Clinton At 2 Air Bases For Memorial Services
As he has with disturbing frequency lately, President Clinton led the nation in mourning once more Sunday, this time for the 19 American airmen killed Tuesday by a terrorist bomb in Saudi Arabia.
Twelve of those dead airmen came from the 33rd Fighter Wing based here, a unit whose members call themselves “Nomads.”
“Our Nomads have ceased their wandering. They have come home. May God rest their souls,” Clinton said quietly, his voice husky, at the end of an eight-minute speech to 5,000 people packed into a memorial service at Eglin’s King Hangar.
Later he delivered virtually the same mournful sermon during a similar service at Patrick Air Force Base near Cocoa Beach, Fla., the home base of five more airmen who perished in Saudi Arabia.
Such services have become sadly familiar. Clinton recently has led the nation in mourning the tragic deaths of Commerce Secretary Ron Brown, who died in an April plane crash; of the 168 who died in Oklahoma City as Clinton marked the first anniversary of that home-grown terrorist attack April 19; of Adm. Jeremy “Mike” Boorda, the much-beloved chief of naval operations who committed suicide in May; and now, of 19 military men killed by terrorists abroad.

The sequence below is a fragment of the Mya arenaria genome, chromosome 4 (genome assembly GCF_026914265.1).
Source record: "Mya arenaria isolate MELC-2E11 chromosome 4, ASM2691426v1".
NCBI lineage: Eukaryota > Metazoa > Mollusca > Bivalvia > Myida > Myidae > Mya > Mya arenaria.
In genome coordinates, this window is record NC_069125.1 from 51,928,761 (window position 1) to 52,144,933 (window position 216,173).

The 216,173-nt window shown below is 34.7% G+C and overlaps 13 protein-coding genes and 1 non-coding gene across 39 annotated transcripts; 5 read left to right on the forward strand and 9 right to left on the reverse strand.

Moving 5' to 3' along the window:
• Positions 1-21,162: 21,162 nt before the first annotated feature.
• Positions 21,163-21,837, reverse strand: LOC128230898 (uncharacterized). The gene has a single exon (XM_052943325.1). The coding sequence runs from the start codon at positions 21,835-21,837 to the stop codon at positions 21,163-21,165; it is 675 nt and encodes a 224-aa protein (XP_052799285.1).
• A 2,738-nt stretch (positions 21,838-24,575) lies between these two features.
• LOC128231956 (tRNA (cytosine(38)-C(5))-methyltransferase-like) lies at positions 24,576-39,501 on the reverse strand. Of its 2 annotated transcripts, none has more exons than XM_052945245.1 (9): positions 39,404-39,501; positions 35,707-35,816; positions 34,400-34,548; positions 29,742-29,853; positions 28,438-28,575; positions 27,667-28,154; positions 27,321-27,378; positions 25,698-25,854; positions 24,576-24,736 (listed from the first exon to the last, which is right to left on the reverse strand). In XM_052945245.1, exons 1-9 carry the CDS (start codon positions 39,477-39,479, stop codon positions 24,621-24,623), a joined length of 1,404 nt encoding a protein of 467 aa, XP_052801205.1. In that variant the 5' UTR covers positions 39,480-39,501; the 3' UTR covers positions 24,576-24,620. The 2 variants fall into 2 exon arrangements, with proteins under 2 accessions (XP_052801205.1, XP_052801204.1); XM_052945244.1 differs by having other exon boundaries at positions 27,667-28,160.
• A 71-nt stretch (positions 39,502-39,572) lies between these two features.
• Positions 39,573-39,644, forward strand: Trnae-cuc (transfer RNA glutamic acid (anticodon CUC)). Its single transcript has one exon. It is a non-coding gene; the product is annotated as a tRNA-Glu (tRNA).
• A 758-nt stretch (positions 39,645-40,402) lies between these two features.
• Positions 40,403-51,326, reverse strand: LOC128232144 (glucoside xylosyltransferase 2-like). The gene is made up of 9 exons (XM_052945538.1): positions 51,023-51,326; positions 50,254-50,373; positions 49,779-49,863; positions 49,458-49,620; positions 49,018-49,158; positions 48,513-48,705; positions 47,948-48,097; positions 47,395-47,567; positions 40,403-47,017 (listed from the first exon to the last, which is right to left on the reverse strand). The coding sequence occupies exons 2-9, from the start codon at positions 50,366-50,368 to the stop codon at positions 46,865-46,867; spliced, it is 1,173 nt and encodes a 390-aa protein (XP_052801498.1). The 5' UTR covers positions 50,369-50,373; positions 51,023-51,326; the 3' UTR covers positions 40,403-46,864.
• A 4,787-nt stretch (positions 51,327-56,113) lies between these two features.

“On behalf of the American people, let me say to their families and loved ones, and to their friends in the Eglin community, we are grateful for their service. We stand with you in sorrow and in outrage.
“They were taken before their time, felled by the hands of hatred. … We will not rest in our efforts to capture, prosecute and punish those who committed this evil deed,” Clinton said.
That vow is what relatives of the 12 dead Eglin airmen wanted most to hear. Clinton met each of them privately; each stressed how important it is for America to track down the bombers and bring them to justice, White House aides said.
“It was a sad service, but this is our job,” said Staff Sgt. Cedric Anderson. “I feel deep remorse for the families, and I hope we find who’s responsible for this.”